2012 MLB Free Agency: 10 Cheaper Options Who Could Have All-Star Seasons

This season is far from over for some teams. For others, the prospect of a better 2012 is the only thing keeping teams going.

There will be some high-profile free agents available in the off season, but with great players come high prices.

The diamond in the rough, the scrapheap and the fading veteran are always available for a reasonable price. Some fail, but others can be potential All-Stars.

Here are 10 affordable players hitting free agency that could be All-Stars.

Brandon Webb

Brandon Webb is a Cy Young winner who’s run into some injury trouble in recent times.

He hasn’t pitched in earnest since 2008, but any team who is willing to take a million dollar flier on him could have an ace in the hole with legitimate pitching credentials.

Derrek Lee

Derrek Lee is a solid veteran who might have one more good year in the tank.

He’s bounced around from Baltimore to Pittsburgh this year.

A one-year, $5 million contract could lead to a potential .300/25/100 year in the right situation.

Chris Carpenter

Chris Carpenter is a veteran with a good career who is having a down year.

A .500 record and a sub-four ERA is still pretty good for a 37-year-old.

Carpenter is coming off of $15 million this year and has a $1 million buyout that I would expect the Cardinals to pay.

A one-year contract around $6-7 million would be enough to see if there is still magic left in Chris Carpenter.

Ramon Hernandez

Ramon Hernandez would have been an All-Star if he was a full-time catcher.

Stuck in an awkward platoon, Hernandez has been bandied about as a trade option from June till today. He will move on from the Reds this year and a number of teams could get this potential All-Star for around less than $5 million.

Kelly Johnson

Kelly Johnson is a very good hitter for the second base position.

If it wasn’t for a paltry batting average this year, he could have made the All-Star team. He’s trying to regroup in Toronto after his recent trade from Arizona.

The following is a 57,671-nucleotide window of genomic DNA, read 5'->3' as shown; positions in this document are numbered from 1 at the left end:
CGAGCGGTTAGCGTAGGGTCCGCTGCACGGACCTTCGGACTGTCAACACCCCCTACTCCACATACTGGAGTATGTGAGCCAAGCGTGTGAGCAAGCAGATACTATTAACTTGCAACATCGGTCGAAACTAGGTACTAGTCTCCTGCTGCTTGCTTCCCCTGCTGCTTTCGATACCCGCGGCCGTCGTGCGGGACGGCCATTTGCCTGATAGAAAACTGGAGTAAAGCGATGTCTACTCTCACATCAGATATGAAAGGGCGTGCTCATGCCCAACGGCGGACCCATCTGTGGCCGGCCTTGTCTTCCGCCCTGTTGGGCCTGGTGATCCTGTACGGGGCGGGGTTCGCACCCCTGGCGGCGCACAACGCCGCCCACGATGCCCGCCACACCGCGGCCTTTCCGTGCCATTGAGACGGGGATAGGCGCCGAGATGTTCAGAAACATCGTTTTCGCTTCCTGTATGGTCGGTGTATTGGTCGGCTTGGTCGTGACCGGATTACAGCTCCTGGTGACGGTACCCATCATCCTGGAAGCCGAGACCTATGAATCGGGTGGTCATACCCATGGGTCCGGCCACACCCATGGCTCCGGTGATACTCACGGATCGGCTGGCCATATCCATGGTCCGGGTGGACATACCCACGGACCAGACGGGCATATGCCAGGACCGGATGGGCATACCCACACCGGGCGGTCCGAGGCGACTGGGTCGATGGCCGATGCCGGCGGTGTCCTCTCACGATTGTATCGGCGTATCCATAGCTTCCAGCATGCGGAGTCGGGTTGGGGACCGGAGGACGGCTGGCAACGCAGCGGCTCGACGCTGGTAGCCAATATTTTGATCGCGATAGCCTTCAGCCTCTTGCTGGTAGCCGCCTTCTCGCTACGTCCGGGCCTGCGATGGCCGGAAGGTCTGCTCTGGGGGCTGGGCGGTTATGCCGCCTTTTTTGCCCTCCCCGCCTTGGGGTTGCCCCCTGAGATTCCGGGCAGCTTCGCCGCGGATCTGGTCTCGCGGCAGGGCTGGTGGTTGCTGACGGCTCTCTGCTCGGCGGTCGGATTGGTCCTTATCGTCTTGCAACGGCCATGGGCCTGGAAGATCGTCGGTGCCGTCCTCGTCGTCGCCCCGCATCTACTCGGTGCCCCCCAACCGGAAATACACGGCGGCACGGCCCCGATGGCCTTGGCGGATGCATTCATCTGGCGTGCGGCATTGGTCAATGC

Johnson makes a little under $6 million this year and with his poor average, probably will sign for around the same price.

He is a powerful second baseman-a rarity in the league-and could be a real bargain next year.

Grady Sizemore

The highly-touted Sizemore has been riddled by injuries over the past few years.

He’s said to be a potential 30/30 guy but hasn’t had a full season since 2008.

If the Indians exercise his buyout, he should see free agency with a reasonable price tag.

Health and wellness could make Sizemore a bargain gem in 2012.

Ryan Vogelsong

He’s already been an All-Star this year, so next year should be no problem, right?

Vogelsong made a big splash with the Giants this season, and since he is on a one-year contract, his price is due to jump.

10 times the minimum is just over $4 million. If Vogelsong can repeat his success of 2011, one team is going to a get a good bargain.As Vogelsong actually has a year of arbitration the Giants will likely be the ones to reap the benefits of his baseball rebirth.

James Loney

I’ve always been a big Loney fan.

Although he doesn’t hit a for a lot of power, he drives in runs, and when he keeps his head down, can be a borderline .300 hitter.

I think he’s worth $4 million to see if he can boost his power.

Joe Nathan

Joe Nathan is an electric closer when healthy.

The last two years have been less than stellar for Nathan’s career.

He’s in the final year of a contract that pays him more than $12 million this season. The rebuilding Twins are likely to buyout Nathan after the season, leaving him free to test the waters.

Teams will be cautious, but he will garner a few looks and still has All-Star potential.

Jimmy Rollins

Probably the gem of this group.

Jimmy Rollins is still an immensely talented player. Although he is aging, he is still a very good player. I see him moving to an AL team where he can play short, third or DH on occasion.

A team would probably need to pay around $8 million for Rollins’ services, and that value could be quickly recouped.

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